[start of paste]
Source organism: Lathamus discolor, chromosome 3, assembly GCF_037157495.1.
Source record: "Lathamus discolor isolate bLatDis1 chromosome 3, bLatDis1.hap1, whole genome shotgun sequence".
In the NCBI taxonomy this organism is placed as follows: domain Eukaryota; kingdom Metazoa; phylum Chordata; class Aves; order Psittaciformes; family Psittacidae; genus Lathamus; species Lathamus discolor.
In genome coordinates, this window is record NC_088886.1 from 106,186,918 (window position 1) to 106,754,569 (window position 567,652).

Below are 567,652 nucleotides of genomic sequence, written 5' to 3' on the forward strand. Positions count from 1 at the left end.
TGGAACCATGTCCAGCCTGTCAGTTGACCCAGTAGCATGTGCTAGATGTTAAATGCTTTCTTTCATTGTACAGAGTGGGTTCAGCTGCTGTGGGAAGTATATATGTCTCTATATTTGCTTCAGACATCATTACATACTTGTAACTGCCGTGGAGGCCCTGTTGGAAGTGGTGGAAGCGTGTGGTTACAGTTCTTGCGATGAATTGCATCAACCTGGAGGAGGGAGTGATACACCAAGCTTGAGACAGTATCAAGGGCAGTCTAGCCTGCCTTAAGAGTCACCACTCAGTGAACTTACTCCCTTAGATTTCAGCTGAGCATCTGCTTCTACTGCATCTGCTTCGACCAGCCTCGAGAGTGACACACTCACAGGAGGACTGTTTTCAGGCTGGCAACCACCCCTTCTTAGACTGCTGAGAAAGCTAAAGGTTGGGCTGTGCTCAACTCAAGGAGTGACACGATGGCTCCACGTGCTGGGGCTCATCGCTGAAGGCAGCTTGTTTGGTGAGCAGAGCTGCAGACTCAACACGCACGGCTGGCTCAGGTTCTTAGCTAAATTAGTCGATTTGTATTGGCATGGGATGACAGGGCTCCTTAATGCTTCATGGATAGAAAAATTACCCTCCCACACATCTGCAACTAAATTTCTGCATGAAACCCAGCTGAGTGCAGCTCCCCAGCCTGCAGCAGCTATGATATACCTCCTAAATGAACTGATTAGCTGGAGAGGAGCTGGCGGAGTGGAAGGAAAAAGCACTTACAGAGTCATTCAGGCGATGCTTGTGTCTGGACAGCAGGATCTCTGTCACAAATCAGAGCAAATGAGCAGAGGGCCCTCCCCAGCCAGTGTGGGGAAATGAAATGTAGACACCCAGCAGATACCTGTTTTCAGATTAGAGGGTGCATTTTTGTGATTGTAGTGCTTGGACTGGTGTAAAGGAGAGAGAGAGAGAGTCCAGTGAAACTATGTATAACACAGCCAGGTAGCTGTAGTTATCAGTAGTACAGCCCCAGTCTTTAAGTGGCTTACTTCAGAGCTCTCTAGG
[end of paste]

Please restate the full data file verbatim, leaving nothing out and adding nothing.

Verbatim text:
Source organism: Lathamus discolor, chromosome 3, assembly GCF_037157495.1.
Source record: "Lathamus discolor isolate bLatDis1 chromosome 3, bLatDis1.hap1, whole genome shotgun sequence".
In the NCBI taxonomy this organism is placed as follows: domain Eukaryota; kingdom Metazoa; phylum Chordata; class Aves; order Psittaciformes; family Psittacidae; genus Lathamus; species Lathamus discolor.
In genome coordinates, this window is record NC_088886.1 from 106,186,918 (window position 1) to 106,754,569 (window position 567,652).

Below are 567,652 nucleotides of genomic sequence, written 5' to 3' on the forward strand. Positions count from 1 at the left end.
TGGAACCATGTCCAGCCTGTCAGTTGACCCAGTAGCATGTGCTAGATGTTAAATGCTTTCTTTCATTGTACAGAGTGGGTTCAGCTGCTGTGGGAAGTATATATGTCTCTATATTTGCTTCAGACATCATTACATACTTGTAACTGCCGTGGAGGCCCTGTTGGAAGTGGTGGAAGCGTGTGGTTACAGTTCTTGCGATGAATTGCATCAACCTGGAGGAGGGAGTGATACACCAAGCTTGAGACAGTATCAAGGGCAGTCTAGCCTGCCTTAAGAGTCACCACTCAGTGAACTTACTCCCTTAGATTTCAGCTGAGCATCTGCTTCTACTGCATCTGCTTCGACCAGCCTCGAGAGTGACACACTCACAGGAGGACTGTTTTCAGGCTGGCAACCACCCCTTCTTAGACTGCTGAGAAAGCTAAAGGTTGGGCTGTGCTCAACTCAAGGAGTGACACGATGGCTCCACGTGCTGGGGCTCATCGCTGAAGGCAGCTTGTTTGGTGAGCAGAGCTGCAGACTCAACACGCACGGCTGGCTCAGGTTCTTAGCTAAATTAGTCGATTTGTATTGGCATGGGATGACAGGGCTCCTTAATGCTTCATGGATAGAAAAATTACCCTCCCACACATCTGCAACTAAATTTCTGCATGAAACCCAGCTGAGTGCAGCTCCCCAGCCTGCAGCAGCTATGATATACCTCCTAAATGAACTGATTAGCTGGAGAGGAGCTGGCGGAGTGGAAGGAAAAAGCACTTACAGAGTCATTCAGGCGATGCTTGTGTCTGGACAGCAGGATCTCTGTCACAAATCAGAGCAAATGAGCAGAGGGCCCTCCCCAGCCAGTGTGGGGAAATGAAATGTAGACACCCAGCAGATACCTGTTTTCAGATTAGAGGGTGCATTTTTGTGATTGTAGTGCTTGGACTGGTGTAAAGGAGAGAGAGAGAGAGTCCAGTGAAACTATGTATAACACAGCCAGGTAGCTGTAGTTATCAGTAGTACAGCCCCAGTCTTTAAGTGGCTTACTTCAGAGCTCTCTAGG